An Apple a Day


Welcome to my blog – An Apple a Day! This is where I hope you and I can have a conversation about all things health-related.

This column is meant to be an opportunity for you to learn my thoughts on everything from healthy living and fitness to immunizations and protecting yourself from infectious disease.

It’s a chance for me to share my ideas on how to optimize all we know about the latest and greatest in health science and innovation to keep you and your family happy and well. And you’ll get to read up on all the many things happening here at the County of Riverside Department of Health. Of course, there are a lot of pretty incredible things happening here— community forums, informative programs and comprehensive services, all designed to support your health and wellness goals.

Check in every week for a new blog where we will begin a journey towards your best health – together. And be sure to follow me on Twitter: @rivcodoc and Facebook.

                                      Dr. Cameron Kaiser, Public Health Officer 


When tragedy strikes talk to your children
August 5, 2019

The scenes of carnage from Gilroy, to El Paso and Dayton can be overwhelming for adults as we try and make sense of the triple tragedies and understand why they happen.

Imagine what it is like for a small child, adolescent or teen.

The youngsters see the adults around them at home reacting to the images and news from these tragedies and can hear and witness a variety of emotions, from crying and anxiety to anger and they may not understand what is going on. In many cases they begin to react in the same way.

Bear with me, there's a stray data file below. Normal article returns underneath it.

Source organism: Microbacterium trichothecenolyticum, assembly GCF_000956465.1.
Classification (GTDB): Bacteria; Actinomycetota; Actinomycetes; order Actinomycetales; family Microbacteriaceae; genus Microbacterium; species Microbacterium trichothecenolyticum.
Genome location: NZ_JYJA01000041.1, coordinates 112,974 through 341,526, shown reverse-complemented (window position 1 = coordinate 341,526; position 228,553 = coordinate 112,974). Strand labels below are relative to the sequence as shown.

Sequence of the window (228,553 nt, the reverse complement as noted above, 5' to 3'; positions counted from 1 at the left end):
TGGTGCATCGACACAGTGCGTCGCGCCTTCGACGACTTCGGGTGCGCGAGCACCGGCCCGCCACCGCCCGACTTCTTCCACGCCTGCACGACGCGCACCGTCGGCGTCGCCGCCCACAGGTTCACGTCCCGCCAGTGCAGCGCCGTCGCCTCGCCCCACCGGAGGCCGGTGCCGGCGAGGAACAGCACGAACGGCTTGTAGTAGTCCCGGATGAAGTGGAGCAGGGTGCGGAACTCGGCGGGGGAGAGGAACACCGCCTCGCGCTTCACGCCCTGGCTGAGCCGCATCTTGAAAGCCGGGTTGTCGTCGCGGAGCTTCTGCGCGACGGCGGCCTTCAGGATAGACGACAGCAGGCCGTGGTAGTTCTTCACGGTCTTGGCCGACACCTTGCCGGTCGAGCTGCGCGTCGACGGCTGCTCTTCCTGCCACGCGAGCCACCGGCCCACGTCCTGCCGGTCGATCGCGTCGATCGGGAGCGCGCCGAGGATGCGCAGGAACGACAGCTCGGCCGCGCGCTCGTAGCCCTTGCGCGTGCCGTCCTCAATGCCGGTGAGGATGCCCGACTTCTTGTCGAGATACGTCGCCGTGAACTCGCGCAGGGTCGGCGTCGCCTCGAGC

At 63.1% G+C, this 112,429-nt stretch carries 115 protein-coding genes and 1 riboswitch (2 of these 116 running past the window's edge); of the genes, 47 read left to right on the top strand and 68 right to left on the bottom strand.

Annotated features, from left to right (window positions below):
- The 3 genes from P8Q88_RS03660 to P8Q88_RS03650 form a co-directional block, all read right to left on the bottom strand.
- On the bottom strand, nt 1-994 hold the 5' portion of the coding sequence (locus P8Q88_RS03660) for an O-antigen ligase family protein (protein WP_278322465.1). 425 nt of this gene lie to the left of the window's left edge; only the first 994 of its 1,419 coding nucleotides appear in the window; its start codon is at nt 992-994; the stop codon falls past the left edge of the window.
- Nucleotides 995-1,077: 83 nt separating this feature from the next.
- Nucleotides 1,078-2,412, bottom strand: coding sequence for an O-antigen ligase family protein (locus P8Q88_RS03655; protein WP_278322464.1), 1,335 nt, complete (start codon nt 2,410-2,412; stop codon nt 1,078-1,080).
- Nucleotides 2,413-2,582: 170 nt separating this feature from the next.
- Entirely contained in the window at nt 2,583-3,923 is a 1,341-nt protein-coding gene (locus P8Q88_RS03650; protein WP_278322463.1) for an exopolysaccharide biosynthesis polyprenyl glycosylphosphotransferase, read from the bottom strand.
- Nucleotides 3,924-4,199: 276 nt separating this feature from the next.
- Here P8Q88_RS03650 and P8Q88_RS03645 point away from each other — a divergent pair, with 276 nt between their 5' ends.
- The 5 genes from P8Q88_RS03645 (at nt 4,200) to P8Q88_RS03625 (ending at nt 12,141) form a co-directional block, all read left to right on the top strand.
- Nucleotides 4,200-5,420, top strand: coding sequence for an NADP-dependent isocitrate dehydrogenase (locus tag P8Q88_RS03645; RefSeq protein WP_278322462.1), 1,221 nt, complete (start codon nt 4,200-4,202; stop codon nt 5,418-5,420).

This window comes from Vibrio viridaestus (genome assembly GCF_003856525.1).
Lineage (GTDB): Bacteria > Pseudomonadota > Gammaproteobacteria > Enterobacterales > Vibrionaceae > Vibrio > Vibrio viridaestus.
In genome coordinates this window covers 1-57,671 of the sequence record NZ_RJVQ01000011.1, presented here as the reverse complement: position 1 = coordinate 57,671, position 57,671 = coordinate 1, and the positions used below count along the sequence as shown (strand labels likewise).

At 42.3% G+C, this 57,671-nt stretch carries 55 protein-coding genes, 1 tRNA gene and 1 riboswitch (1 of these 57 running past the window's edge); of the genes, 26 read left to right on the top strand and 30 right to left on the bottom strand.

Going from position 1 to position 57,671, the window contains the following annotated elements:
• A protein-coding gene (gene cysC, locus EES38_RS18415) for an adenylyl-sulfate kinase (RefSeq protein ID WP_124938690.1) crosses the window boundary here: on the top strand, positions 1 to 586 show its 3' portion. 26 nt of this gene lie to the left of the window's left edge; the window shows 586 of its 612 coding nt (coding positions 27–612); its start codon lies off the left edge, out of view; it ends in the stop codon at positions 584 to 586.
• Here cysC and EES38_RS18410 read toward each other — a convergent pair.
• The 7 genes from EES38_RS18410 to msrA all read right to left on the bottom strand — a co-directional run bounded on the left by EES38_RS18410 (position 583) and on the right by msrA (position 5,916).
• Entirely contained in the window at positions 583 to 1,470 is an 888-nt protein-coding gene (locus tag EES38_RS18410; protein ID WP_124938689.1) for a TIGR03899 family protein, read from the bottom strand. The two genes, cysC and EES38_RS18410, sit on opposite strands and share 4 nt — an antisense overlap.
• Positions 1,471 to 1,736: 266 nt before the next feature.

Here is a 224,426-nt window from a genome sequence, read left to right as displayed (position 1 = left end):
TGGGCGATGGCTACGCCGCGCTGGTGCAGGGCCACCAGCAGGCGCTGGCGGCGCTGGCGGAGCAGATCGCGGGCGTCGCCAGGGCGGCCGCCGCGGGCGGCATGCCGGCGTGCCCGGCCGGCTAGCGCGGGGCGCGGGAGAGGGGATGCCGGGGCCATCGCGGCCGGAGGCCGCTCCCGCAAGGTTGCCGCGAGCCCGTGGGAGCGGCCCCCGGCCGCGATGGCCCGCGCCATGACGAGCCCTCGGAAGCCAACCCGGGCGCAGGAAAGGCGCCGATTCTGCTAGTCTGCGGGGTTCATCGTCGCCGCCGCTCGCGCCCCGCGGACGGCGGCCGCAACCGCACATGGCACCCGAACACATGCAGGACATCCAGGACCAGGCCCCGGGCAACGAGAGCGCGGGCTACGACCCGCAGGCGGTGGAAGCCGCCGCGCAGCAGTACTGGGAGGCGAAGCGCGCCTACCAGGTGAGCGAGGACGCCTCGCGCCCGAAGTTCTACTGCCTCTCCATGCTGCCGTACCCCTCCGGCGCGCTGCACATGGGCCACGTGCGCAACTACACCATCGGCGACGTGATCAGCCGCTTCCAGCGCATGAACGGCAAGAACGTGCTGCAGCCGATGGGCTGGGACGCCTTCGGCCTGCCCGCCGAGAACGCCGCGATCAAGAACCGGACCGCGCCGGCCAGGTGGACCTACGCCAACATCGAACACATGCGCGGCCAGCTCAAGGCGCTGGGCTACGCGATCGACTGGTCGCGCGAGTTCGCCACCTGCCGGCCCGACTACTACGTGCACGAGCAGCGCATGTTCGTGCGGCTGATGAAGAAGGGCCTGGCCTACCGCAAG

As a parent and adult, we want to protect our children from physical danger, but what happens when the hurt comes from the inside of a child’s head? Here are tips from the National Education Association that can help as you deal with a difficult situation http://www.nea.org/home/72279.htm    

Reassure children that they are safe. Emphasize that schools are very safe. Validate their feelings. Explain that all feelings are okay when a tragedy occurs.

Create time to listen and be available to talk. Let their questions be your guide as to how much information to provide. Be patient. Children and youth do not always talk about their feelings readily.

Keep your explanations developmentally appropriate.

  • Early elementary school children need brief, simple information that should be balanced with reassurances that their school and homes are safe and that adults are there to protect them.
  • Upper elementary and early middle school children will be more vocal in asking questions about whether they truly are safe and what is being done at their school. They may need assistance separating reality from fantasy.
  • Upper middle school and high school students will have strong and varying opinions about the causes of violence in schools and society. They will share concrete suggestions about how to make school safer and how to prevent tragedies in society.

Review school safety procedures. This should include procedures and safeguards at school and at home. Help children identify at least one adult at school and in the community to whom they go if they feel threatened or at risk.

Observe children’s emotional state. Some children may not express their concerns verbally. Changes in behavior, appetite, and sleep patterns can indicate a child’s level of anxiety or discomfort. In most children, these symptoms will ease with reassurance and time.

Limit media exposure. Limit television viewing and be aware if the television is on in common areas. Monitor what kids are viewing online and how they are consuming information about the event through social media.

Maintain a normal routine. Keeping to a regular schedule can be reassuring and promote physical health. Ensure that children get plenty of sleep, regular meals, and exercise.

For more information about behavioral health services, www.rcdmh.org or public health www.rivcoph.org